Editor’s Note – North Carolina has a tradition of pirates, and I don’t just mean ECU. Here’s a brief history of women pirates, from Gordon Mercer and Marcia Gaines Mercer.
Tell Me a Pirate Story Daddy
When Gordon’s daughters were young, any long trip in the car meant; “Dad tell me a pirate story.” Daughter Beth, who would become a reporter, editor and public relations officer, had high standards. Pirate stories must contain risk, danger, buried treasure and surprise endings to get the seal of approval. Daughter Lisa, who later became a banker, wanted to review the logic of the plot development when the story ended. Beth liked ghosts but Lisa felt this confused the facts.
We found pirate books in great demand. One bookstore owner indicated that if a used book on pirates arrived, it would be sold in a matter of hours. One trend in pirate literature, he told us, is interest in women pirates.
We found documentation of over 41 women pirates. We also found a few myths about piracy.
Pirates & Privateers
There were two kinds of sea marauders, legal privateers and pirates. Privateers had the authorization of a government and became heroes for looting and pillaging the government’s enemies. Pirates, without government sponsorship, would be hung for their sea crimes.
What about stories of treasure? Pirates divided the treasure but usually sold stolen goods and spent all money after a few days in port. Pirate ships were crowded and disease filled but the allure of instant plunder and adventure attracted many including women during the golden age of piracy from 1650-1726.
Anne Bonny, Mary Read and Calico Jack Rackham
Two famous women pirates were Anne Bonny and Mary Read whose pirate activities centered on the Atlantic Ocean and West Indies.
Bonny and her husband, John “Calico Jack” Rackham noted for his colorful clothes, stole a ship to resume his pirate career after a previously gained a pardon.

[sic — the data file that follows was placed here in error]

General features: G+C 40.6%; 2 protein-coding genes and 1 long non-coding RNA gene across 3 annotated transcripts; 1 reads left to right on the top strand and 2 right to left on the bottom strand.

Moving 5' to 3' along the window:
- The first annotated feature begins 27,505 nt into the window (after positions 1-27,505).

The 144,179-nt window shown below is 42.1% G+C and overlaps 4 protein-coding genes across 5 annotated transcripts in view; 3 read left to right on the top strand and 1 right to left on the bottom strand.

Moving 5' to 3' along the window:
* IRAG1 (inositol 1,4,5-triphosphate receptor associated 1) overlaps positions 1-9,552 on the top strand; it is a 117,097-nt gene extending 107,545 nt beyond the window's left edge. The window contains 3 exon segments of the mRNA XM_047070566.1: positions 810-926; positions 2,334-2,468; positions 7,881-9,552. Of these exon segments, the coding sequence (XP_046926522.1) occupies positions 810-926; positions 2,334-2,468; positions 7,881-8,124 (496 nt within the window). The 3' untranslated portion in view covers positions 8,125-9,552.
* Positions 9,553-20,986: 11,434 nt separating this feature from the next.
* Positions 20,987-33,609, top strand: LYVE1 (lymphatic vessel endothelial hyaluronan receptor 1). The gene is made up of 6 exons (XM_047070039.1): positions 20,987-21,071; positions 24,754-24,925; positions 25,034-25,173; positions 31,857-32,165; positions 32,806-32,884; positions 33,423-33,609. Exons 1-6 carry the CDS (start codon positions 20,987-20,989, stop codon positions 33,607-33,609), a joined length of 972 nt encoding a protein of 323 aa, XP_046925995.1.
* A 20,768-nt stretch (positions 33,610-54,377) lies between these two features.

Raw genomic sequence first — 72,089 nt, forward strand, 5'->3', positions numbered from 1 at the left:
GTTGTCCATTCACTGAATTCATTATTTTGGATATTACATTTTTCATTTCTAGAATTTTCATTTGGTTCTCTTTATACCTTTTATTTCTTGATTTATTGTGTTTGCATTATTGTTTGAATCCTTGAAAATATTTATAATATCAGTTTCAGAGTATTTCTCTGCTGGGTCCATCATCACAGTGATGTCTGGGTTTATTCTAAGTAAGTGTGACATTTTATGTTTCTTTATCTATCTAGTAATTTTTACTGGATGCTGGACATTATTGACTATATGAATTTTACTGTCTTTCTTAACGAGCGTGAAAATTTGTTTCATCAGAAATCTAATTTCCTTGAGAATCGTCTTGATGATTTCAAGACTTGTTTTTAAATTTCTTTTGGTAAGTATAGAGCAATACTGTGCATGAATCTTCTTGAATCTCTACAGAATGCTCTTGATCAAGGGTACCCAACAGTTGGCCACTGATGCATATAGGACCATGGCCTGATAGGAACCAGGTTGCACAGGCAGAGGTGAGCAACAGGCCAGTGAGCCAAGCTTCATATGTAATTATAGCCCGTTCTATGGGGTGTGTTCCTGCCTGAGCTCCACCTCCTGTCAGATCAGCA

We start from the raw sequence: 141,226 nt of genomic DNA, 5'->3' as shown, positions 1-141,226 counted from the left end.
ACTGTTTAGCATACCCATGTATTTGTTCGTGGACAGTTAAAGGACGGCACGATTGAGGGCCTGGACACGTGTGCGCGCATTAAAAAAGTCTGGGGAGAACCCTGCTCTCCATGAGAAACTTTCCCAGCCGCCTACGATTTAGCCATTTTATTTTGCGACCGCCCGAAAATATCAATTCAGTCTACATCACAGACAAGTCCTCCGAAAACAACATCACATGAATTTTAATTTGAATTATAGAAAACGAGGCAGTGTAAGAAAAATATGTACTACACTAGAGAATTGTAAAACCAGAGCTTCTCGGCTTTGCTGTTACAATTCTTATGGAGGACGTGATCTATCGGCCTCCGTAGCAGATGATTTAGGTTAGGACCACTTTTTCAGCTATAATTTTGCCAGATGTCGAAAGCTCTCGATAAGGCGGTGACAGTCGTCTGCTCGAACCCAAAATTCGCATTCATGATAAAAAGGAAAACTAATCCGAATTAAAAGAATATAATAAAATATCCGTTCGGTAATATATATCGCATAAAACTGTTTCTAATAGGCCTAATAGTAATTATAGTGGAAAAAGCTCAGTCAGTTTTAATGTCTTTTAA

Bonny helped recruit Read and she and Mary were excellent fighters and on several ‘most wanted’ pirate lists. Preying mostly on merchant vessels, they successfully pilfered treasure on land and sea. Part of a pirate’s success was based on selecting ships for boarding that were not well defended. Anne Bonny and Mary Read fought as a team and were masters of pirate tactics.
Mary Read fell in love with the ships navigator, an artist, who had been forced aboard. When her love interest was challenged to a duel, Mary did not think he would win. Before the scheduled fight she slapped his challenger hard in the face and demanded an immediate duel. Read killed the pirate before her betrothed arrived.
Complaints from sea merchants were numerous and officials began to take note. Rackham, Bonny and company were too successful. Governor Nicholas Lawes (Governor of Jamaica 1718-1722) issued the order to capture Rackham and his crew. Anne Bonny and Mary Read fought hard but their comrades were drunk and unable to fight. They were captured, tried and sentenced to hang.
Mary begged unsuccessfully for the life of her betrothed lover, who she claimed was not a pirate. Bonny was still angry at Jack for not fighting and said, “If you’d fought like a man you needn’t hang like a dog.” Anne Bonny and Mary Read were pregnant and could not be hung under law, until the birth of their child. Mary died of heartbreak over her hanged lover before her child was born.
Anne Bonny’s father, a wealthy South Carolina merchant with many contacts, made financial arrangements for Anne’s release. According to “The Oxford Dictionary of National Biography,” Anne Bonny returned to Charleston, had Rackham’s child and eventually married Joseph Burleigh and had more children. This is based on information given by her descendants.
Women’s opportunities in piracy were limited; there were pirate rules against women being aboard a pirate ship. After studying over 41 documented women pirates, who all seemed to be the equal of men, we could only conclude that where there is a Clyde there will always be a Bonny, even in piracy!
Gordon Mercer is past president and on the Board of Trustees of Pi Gamma Mu International Honor Society and professor emeritus at Western Carolina University. Marcia Gaines Mercer is a published author and columnist. Photo by JD Lasica.